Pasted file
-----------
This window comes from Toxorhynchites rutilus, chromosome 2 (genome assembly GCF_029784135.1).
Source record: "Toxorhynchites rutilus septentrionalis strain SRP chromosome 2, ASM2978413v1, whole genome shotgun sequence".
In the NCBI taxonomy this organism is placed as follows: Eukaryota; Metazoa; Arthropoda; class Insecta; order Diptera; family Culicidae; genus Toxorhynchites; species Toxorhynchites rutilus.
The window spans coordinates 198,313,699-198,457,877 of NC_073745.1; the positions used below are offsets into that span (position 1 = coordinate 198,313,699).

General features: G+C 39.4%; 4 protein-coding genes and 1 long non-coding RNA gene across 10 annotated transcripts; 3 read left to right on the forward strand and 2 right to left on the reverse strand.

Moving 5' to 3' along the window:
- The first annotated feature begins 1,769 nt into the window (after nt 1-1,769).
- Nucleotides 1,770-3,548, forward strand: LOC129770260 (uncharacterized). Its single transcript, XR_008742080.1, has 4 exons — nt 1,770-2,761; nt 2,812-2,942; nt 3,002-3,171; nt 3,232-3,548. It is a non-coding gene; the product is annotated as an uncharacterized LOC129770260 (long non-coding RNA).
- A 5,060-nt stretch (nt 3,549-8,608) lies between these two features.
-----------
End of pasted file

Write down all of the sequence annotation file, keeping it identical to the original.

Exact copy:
This window comes from Toxorhynchites rutilus, chromosome 2 (genome assembly GCF_029784135.1).
Source record: "Toxorhynchites rutilus septentrionalis strain SRP chromosome 2, ASM2978413v1, whole genome shotgun sequence".
In the NCBI taxonomy this organism is placed as follows: Eukaryota; Metazoa; Arthropoda; class Insecta; order Diptera; family Culicidae; genus Toxorhynchites; species Toxorhynchites rutilus.
The window spans coordinates 198,313,699-198,457,877 of NC_073745.1; the positions used below are offsets into that span (position 1 = coordinate 198,313,699).

General features: G+C 39.4%; 4 protein-coding genes and 1 long non-coding RNA gene across 10 annotated transcripts; 3 read left to right on the forward strand and 2 right to left on the reverse strand.

Moving 5' to 3' along the window:
- The first annotated feature begins 1,769 nt into the window (after nt 1-1,769).
- Nucleotides 1,770-3,548, forward strand: LOC129770260 (uncharacterized). Its single transcript, XR_008742080.1, has 4 exons — nt 1,770-2,761; nt 2,812-2,942; nt 3,002-3,171; nt 3,232-3,548. It is a non-coding gene; the product is annotated as an uncharacterized LOC129770260 (long non-coding RNA).
- A 5,060-nt stretch (nt 3,549-8,608) lies between these two features.